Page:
Rule of law in Hungary under threat due to political overreach

Rule of law in Hungary under threat due to political overreach

The rule of law in Hungary is under serious threat as Viktor Orbán’s government constantly abuses its authority to influence the courts, a senior judge has told The Observer.

Csaba Vasvári, a senior judge at the Budapest metropolitan court, said that he and other members of the judiciary “have been witnessing external and internal influence attempts” for several years.

Mr Vasvári, who has been on the bench for 18 years, is a spokesperson for the National Judicial Council, a self-governing body that has been safeguarding judicial independence for more than a decade.

He cited as an example a discussion between court officials and a suspect in a corruption case in which they considered firing the investigating judge or making life “uncomfortable” for them at work.

The discussion, found in redacted secret documents, was leaked to the media. The case revolves around an MP of the ruling right-wing Fidesz party and former deputy justice minister Pál Völner, who is accused of taking bribes, which he denies. He was not involved in the discussion on firing the investigating judge.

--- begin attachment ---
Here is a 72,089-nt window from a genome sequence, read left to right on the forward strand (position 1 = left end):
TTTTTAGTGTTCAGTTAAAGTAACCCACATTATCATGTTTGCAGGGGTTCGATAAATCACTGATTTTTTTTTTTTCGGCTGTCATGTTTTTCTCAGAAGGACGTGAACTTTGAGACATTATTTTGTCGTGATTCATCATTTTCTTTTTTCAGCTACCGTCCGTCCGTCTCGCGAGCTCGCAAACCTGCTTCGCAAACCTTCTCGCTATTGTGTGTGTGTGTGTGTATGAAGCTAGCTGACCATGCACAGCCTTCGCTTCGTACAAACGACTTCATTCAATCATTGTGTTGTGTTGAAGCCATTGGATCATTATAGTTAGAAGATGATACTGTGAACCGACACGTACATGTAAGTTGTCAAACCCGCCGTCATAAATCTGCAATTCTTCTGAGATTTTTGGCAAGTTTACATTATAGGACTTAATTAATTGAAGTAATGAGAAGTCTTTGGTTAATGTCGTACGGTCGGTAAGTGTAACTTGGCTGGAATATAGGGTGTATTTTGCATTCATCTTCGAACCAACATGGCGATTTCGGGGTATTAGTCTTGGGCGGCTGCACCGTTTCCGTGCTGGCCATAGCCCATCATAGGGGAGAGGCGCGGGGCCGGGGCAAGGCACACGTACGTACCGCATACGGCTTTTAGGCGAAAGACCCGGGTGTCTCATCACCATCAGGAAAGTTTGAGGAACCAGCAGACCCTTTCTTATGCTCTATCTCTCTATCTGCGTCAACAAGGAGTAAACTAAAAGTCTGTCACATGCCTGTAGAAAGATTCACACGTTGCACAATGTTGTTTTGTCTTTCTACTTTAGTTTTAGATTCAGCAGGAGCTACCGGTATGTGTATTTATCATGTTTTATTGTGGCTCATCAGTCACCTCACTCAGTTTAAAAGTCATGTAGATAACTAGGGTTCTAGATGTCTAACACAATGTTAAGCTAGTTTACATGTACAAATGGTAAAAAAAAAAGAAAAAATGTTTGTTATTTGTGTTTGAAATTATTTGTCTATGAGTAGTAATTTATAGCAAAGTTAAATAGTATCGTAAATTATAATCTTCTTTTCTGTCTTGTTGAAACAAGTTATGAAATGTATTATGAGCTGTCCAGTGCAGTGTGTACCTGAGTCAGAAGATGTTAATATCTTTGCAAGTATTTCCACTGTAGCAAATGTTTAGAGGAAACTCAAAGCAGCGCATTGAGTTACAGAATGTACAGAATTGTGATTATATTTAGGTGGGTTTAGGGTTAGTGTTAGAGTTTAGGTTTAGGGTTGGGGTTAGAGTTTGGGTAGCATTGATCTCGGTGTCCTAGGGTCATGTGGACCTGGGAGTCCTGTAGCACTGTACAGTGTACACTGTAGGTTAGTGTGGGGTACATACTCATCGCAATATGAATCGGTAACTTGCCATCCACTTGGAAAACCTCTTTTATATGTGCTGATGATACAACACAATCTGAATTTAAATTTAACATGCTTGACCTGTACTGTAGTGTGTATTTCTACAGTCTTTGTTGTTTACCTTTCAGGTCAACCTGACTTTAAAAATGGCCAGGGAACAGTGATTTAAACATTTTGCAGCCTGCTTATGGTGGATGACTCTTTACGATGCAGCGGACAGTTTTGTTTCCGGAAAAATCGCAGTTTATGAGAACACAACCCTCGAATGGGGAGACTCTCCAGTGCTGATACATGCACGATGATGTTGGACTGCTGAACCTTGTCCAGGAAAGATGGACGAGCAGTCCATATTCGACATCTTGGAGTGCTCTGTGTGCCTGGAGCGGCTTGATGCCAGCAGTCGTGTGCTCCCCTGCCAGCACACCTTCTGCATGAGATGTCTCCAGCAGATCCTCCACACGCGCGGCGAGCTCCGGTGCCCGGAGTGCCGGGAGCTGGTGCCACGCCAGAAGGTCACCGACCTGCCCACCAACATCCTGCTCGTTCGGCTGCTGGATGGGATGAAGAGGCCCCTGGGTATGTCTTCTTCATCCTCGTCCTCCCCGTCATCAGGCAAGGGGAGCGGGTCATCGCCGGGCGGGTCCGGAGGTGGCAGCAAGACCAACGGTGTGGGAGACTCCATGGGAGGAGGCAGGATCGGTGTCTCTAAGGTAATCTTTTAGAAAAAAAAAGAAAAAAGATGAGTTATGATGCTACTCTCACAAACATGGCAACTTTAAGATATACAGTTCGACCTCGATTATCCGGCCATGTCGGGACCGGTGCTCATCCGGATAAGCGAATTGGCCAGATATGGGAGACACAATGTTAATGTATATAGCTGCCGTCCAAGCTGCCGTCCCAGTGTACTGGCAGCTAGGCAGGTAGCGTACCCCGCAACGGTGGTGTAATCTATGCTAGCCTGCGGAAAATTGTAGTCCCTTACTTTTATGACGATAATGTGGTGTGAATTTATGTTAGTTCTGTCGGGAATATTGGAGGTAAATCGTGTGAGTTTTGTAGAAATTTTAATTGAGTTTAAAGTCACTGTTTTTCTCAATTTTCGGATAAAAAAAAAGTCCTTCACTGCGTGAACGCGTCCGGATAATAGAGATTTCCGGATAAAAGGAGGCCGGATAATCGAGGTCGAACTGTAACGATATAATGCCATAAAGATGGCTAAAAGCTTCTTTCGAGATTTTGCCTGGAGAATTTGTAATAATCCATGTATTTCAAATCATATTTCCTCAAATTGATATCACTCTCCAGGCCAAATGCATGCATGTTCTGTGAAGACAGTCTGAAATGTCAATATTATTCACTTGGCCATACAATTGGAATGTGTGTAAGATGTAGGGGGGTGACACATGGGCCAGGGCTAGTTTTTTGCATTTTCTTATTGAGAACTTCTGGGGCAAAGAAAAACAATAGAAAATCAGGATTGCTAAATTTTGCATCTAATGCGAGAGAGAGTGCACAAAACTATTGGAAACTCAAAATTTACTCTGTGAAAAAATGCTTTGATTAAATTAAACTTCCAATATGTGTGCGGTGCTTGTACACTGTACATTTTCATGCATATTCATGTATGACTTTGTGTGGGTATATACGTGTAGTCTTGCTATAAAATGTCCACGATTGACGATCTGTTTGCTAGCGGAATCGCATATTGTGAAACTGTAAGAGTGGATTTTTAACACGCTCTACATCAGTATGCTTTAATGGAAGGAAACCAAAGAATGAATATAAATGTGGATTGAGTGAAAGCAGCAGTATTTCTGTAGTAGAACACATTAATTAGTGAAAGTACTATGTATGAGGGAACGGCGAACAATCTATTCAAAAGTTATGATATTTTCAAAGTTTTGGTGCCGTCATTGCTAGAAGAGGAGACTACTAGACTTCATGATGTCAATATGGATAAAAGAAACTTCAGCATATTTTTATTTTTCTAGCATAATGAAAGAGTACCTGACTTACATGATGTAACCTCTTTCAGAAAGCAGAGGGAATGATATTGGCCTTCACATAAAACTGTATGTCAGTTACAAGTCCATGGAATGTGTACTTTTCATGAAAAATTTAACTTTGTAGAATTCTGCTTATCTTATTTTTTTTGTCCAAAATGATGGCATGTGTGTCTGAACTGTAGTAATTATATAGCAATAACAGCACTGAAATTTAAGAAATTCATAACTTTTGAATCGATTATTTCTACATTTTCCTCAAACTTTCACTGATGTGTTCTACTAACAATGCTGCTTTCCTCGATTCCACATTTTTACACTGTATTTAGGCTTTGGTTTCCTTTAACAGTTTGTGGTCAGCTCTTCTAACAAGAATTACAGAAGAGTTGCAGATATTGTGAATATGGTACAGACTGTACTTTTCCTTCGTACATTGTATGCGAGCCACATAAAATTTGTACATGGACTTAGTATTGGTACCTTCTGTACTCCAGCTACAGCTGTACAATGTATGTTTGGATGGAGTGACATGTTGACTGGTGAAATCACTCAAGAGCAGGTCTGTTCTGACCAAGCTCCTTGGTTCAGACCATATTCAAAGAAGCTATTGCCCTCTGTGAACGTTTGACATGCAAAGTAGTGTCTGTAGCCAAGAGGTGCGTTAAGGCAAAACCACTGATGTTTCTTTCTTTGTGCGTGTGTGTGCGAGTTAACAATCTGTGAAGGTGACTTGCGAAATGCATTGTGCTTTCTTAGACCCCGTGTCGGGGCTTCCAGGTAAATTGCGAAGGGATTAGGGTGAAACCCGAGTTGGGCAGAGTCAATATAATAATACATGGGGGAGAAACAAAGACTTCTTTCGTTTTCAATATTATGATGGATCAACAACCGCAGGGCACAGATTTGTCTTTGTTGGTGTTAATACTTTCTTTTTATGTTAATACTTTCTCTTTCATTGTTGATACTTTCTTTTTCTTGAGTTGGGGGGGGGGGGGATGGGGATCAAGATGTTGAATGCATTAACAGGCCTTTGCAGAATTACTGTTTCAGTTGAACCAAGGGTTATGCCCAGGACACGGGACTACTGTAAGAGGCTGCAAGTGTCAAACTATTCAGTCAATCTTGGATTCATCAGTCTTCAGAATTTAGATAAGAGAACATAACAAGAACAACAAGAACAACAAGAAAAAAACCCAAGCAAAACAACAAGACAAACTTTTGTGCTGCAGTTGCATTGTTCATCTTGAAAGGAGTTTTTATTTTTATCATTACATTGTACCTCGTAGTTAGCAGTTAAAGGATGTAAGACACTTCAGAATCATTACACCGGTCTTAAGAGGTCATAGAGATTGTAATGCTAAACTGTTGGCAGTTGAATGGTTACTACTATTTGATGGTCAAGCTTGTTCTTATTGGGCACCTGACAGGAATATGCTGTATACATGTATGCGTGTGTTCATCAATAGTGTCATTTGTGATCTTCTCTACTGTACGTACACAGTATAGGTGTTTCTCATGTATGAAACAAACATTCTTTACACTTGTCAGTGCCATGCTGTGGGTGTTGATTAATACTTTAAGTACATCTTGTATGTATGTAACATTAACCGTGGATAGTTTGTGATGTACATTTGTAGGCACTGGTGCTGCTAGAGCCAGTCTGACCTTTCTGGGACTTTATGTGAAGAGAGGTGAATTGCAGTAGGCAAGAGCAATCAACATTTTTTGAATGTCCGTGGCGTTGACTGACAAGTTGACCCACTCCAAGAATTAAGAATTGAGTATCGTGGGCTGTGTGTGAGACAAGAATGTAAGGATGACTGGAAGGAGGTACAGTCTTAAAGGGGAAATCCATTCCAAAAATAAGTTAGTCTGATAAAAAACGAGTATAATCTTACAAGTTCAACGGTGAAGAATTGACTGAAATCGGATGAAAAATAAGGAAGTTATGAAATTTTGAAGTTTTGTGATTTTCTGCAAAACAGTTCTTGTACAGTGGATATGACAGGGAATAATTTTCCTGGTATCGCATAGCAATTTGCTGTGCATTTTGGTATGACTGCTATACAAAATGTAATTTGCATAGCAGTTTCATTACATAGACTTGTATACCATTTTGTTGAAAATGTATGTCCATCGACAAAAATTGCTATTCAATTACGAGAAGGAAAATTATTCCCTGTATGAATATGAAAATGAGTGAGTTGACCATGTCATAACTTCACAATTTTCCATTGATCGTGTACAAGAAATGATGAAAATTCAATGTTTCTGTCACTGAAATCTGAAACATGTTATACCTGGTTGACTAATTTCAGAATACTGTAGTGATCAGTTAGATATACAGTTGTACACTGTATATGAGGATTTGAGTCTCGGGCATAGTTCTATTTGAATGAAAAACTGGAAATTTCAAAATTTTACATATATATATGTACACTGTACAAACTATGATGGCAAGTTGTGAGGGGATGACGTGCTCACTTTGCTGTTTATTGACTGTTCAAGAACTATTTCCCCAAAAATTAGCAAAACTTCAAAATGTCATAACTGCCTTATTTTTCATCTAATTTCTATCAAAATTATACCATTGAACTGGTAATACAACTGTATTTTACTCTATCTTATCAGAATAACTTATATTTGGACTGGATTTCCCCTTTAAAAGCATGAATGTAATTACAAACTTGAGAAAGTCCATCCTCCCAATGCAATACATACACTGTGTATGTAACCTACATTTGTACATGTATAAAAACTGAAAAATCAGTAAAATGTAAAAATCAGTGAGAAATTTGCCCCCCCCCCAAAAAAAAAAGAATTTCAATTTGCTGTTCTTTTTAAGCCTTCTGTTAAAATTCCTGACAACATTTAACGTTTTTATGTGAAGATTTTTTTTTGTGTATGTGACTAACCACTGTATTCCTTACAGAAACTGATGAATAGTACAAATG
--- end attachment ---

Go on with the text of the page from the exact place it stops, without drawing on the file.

A judge appointed by the Fidesz-controlled parliament decided that a judicial investigation into the case would be kept secret, even from the rest of the judiciary.

Concerns over political influence in the legal system come as Budapest attempts to obtain billions of euros in EU funds that are currently frozen amid concerns the bloc has about the rule of law in the country.

A former judge, who wished to remain anonymous, said: “In the normal court [as a judge] you can struggle, you can try to be independent, you can do your best, but you know there is a leak in the system where there is water coming out. You can pour so much water in but it is still coming out at the side.”

Áron Demeter, programme director at Amnesty International Hungary, said: “If you go against the government or your case interferes with political goals, there is definitely a chance that [the government] can put formal or informal pressure on the court.”

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